Mindy Kaling was an integral part of the U.S. adaptation of The Office throughout the sitcom’s entire (and incredibly successful) run, where she, at any given time, served as a writer, executive producer, director, or co-star. (Remember, Kelly Kapoor is likely in jail!) In a new interview with Elle, though, Kaling relayed a story from her early years of working on the show, where the Television Academy tried to strip her of a producer’s credit when The Office was nominated for an Emmy for Outstanding Comedy Series. The Academy’s reasoning, Kaling said, was that there were “too many” producers to be considered, but only cut her, the sole woman of color at the time, from the list. “They made me, not any of the other producers, fill out a whole form and write an essay about all my contributions as a writer and a producer,” Kaling explained. “I had to get letters from all the other male, white producers saying that I had contributed, when my actual record stood for itself.” Her name was ultimately included on the list, but the show lost to 30 Rock that year.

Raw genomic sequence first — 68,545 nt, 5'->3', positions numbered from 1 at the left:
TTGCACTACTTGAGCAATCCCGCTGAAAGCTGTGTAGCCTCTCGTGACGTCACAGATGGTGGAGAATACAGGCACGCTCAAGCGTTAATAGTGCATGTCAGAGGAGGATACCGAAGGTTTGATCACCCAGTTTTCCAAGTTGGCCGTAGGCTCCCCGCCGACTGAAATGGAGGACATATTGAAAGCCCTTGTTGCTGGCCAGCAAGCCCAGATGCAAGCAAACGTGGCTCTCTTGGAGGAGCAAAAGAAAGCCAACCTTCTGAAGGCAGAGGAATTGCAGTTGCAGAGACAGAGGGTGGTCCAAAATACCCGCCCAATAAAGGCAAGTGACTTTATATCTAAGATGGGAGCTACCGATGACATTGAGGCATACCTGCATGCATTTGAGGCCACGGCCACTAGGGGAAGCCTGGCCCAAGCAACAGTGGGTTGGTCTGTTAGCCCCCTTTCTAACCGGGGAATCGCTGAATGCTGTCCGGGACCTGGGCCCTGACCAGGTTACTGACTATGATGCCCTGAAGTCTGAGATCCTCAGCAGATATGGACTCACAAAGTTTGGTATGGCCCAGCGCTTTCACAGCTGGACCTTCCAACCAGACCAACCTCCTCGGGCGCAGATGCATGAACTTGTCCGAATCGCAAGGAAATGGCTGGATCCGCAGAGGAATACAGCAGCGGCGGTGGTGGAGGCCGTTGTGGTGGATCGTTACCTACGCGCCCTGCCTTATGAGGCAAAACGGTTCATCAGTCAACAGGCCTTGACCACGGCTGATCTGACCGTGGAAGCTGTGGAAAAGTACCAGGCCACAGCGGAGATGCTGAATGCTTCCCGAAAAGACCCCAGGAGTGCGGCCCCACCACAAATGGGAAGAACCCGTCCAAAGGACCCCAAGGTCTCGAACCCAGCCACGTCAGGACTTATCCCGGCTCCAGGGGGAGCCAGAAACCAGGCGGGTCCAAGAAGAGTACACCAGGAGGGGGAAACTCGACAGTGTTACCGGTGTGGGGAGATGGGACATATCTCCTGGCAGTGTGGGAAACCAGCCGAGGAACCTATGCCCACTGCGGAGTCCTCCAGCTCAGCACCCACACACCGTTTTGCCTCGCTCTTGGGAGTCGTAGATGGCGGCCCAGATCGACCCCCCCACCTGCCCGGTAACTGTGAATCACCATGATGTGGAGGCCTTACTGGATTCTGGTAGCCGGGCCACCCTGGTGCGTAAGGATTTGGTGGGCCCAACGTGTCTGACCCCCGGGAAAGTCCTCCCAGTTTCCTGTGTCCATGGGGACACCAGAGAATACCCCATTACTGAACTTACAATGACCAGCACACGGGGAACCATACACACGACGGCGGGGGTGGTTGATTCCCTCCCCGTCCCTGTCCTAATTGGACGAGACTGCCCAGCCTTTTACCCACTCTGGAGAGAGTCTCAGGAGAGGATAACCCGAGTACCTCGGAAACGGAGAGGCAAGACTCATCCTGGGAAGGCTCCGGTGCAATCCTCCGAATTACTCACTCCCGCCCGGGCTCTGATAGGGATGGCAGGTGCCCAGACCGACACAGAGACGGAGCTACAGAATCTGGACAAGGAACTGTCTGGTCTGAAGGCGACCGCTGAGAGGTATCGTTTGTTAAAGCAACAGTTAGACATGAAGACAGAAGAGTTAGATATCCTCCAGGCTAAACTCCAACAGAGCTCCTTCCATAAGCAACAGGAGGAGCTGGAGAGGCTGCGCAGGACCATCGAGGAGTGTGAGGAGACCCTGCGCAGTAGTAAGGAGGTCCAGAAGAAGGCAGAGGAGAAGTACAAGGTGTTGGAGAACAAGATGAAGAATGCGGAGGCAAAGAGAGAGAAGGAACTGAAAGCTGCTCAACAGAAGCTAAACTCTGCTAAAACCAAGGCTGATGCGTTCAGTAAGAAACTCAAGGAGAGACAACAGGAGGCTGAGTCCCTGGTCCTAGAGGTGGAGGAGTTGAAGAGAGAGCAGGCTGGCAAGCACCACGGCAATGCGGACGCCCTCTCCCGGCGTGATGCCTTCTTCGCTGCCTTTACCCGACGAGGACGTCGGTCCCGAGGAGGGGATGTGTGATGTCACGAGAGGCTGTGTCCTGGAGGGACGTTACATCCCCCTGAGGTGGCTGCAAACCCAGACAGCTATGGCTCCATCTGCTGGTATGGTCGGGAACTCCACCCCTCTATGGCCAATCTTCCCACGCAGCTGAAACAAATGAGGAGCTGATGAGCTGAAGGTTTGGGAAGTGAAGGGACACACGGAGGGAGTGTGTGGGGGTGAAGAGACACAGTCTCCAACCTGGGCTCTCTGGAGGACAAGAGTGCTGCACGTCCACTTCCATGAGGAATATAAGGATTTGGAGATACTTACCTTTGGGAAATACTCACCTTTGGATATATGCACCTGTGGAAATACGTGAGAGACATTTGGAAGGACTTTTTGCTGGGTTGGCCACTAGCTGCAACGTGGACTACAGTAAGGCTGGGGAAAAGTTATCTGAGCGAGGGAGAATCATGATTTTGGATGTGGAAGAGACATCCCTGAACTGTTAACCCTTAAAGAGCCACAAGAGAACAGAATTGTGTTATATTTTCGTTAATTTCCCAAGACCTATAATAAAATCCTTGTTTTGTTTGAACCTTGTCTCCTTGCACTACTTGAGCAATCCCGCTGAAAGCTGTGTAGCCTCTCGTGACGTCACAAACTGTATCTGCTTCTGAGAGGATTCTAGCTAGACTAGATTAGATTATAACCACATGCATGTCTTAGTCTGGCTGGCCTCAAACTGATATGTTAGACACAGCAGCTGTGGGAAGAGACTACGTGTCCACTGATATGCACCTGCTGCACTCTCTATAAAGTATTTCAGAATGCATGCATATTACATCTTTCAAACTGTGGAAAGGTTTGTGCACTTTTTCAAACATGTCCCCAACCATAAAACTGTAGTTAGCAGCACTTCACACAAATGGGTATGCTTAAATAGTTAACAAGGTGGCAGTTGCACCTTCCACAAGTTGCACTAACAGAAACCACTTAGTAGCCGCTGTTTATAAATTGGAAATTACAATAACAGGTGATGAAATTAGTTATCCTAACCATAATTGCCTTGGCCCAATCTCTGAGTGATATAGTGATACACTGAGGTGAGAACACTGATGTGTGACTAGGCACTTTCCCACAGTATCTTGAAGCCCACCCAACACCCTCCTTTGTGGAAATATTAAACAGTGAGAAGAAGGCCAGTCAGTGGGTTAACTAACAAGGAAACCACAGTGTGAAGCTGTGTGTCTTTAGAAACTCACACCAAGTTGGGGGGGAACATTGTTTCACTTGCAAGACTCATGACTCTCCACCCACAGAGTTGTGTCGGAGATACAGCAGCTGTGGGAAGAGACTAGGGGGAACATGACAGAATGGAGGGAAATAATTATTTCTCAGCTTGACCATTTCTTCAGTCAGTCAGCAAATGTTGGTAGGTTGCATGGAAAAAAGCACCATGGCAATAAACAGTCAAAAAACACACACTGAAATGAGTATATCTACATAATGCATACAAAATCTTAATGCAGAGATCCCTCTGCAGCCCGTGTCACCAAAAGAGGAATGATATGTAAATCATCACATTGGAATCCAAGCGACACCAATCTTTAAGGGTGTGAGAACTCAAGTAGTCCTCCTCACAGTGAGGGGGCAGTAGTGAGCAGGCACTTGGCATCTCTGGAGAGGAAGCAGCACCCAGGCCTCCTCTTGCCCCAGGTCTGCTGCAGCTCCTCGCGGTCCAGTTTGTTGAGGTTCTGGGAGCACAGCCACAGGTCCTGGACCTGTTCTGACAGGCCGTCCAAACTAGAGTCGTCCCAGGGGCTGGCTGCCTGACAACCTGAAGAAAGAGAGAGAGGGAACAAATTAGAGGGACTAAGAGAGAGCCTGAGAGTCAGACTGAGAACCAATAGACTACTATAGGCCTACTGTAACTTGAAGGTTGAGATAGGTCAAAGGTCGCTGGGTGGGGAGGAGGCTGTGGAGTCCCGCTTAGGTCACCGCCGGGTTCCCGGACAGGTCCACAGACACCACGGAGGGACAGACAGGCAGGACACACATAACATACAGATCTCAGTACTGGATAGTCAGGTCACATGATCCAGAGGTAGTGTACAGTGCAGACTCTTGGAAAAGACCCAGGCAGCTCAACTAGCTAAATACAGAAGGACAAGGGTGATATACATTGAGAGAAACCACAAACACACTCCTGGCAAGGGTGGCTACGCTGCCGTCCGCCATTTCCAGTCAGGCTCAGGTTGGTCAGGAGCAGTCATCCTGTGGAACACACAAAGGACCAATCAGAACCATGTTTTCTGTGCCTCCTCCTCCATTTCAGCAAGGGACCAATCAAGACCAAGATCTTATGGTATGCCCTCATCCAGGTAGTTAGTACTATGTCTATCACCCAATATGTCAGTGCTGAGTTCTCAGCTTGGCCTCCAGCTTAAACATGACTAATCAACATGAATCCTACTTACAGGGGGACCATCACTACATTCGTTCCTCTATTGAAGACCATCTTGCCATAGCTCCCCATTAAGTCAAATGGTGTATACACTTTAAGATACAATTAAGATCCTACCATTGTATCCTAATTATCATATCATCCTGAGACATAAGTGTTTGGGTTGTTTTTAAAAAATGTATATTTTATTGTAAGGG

In a Twitter thread written after the interview was published, Kaling said that she was reluctant to finally discuss the incident in public, because “The Office was one of the greatest creative experiences of my life.” She also disputed the Television Academy’s statement to the Los Angeles Times, which said “no one person was singled out” from consideration at the time. “Respectfully, the Academy’s statement doesn’t make any sense,” Kaling added. “I was singled out. There were other Office writer-performer-producers who were not cut from the list. Just me. The most junior person, and woman of color. Easiest to dismiss. Just sayin’.”
Kaling would go on to write (or co-write) 18 episodes for The Office, which included fan favorites such as “Ben Frankin,” “Hot Girl,” and “The Dundies.”